believe it or not, most people don't think dual opterons with anything but a supermodel are sexy. they just want a computer to run their software well.

      I have to use microsoft products for the bulk of my work needs, and a 1.5GHz processor is painful for me to use. 10 yrs ago that would have sounded crazy. All the comments around gaming primarily pushing the
  • by Comatose51 (687974) on Friday December 24, 2004 @10:01PM (#11179281) Homepage
    People have been predicting the demise or decline of PCs forever. First it was the console, then PDAs, etc. But their argument usually starts out like this:
    1. People generally use the PC for A, B, and C.
    2. New devices are coming out that can do A, B, and C better.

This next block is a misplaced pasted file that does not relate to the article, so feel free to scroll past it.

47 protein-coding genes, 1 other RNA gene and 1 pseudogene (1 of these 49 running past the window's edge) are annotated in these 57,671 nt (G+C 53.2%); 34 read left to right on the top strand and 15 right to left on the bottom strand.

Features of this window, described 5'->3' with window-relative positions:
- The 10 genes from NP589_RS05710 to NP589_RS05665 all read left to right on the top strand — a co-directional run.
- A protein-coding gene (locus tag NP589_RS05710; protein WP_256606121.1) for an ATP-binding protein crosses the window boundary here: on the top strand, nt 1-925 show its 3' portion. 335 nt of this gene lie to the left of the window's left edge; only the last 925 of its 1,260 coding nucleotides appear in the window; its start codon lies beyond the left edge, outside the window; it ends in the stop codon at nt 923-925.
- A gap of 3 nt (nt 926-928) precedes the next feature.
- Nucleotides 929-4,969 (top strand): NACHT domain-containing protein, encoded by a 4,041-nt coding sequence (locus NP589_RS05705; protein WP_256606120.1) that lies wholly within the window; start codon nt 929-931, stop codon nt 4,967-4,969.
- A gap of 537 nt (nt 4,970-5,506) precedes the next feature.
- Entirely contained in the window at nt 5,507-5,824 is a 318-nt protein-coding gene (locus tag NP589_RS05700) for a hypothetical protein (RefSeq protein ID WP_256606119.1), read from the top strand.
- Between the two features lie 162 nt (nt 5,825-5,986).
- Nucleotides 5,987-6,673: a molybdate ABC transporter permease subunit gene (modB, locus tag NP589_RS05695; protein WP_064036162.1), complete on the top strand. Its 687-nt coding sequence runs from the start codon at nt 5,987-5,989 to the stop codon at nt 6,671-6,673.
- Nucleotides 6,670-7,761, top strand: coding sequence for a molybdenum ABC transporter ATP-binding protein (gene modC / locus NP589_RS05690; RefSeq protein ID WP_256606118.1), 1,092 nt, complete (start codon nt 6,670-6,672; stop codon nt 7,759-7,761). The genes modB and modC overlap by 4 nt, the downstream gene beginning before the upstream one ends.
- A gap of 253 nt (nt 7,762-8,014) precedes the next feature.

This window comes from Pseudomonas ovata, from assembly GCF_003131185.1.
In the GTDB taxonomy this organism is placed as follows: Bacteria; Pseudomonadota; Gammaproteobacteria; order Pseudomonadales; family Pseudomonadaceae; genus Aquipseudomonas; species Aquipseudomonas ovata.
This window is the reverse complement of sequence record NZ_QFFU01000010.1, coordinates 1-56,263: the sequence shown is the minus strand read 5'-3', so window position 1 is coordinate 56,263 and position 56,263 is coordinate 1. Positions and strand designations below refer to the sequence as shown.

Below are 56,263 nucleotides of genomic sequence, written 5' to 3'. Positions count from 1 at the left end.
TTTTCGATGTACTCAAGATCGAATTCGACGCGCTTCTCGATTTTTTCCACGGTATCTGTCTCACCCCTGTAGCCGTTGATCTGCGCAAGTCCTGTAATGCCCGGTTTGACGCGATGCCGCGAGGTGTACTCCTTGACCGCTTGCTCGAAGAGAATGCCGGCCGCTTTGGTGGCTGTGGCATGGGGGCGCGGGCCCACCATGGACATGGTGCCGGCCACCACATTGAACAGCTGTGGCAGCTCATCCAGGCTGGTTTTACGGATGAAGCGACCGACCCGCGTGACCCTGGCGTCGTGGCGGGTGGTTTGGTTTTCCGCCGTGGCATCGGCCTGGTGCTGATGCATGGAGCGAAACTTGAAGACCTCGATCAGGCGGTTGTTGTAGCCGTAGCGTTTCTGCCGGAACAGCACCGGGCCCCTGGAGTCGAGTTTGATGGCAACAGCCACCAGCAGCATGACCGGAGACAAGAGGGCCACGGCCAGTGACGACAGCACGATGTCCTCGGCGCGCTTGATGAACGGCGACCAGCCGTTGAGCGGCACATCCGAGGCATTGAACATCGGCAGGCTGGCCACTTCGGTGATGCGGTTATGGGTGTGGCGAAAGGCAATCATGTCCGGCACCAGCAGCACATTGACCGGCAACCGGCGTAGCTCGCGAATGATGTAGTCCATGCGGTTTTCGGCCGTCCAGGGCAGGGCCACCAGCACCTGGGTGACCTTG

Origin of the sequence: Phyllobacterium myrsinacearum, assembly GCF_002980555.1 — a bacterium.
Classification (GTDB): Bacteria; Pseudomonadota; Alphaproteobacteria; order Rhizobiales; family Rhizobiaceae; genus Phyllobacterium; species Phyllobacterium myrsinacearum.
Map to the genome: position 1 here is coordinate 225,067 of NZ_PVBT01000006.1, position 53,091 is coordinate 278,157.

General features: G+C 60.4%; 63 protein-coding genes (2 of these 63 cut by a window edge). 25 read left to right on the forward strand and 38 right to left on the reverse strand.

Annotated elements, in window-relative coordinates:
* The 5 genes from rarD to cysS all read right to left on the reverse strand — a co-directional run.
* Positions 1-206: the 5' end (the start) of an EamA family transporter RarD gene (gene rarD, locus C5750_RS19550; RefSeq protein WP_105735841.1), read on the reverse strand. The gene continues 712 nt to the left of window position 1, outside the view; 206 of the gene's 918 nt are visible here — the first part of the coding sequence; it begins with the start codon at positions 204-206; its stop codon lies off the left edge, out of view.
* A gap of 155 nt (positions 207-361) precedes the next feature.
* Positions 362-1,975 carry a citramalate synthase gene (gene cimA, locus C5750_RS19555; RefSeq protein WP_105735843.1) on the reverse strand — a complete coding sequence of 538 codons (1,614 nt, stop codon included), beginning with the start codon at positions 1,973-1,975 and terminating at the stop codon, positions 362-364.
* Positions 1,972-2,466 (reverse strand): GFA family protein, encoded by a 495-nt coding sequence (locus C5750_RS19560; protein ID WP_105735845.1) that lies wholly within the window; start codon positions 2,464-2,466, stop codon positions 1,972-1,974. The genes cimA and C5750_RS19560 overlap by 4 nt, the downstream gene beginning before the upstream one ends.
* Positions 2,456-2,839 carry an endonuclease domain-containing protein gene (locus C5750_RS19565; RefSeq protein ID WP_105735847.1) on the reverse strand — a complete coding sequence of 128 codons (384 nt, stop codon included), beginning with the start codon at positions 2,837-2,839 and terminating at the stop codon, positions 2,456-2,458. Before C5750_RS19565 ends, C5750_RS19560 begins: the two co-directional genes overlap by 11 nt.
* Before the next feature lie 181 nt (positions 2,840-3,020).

3. So PC will decline or die out.

    But they always forget why PCs became popular in the first place. PCs are GENERAL computing machines. With new software or upgrades they can take virutally any role. Their functions are virtually limitless. As a result they are often the nexus of different devices. They help bridge the conntection between other devices or give rise to new ones. How are you going to use your iPod without a PCs? The PC bridges the connection between Internet and iPod. The trend has been towards a convergence rather than a divergence of information and computing. A general computing device is what's going to make it happen, not individual devices that stay one way and operate apart from everything else.
    • How are you going to use your iPod without a PCs?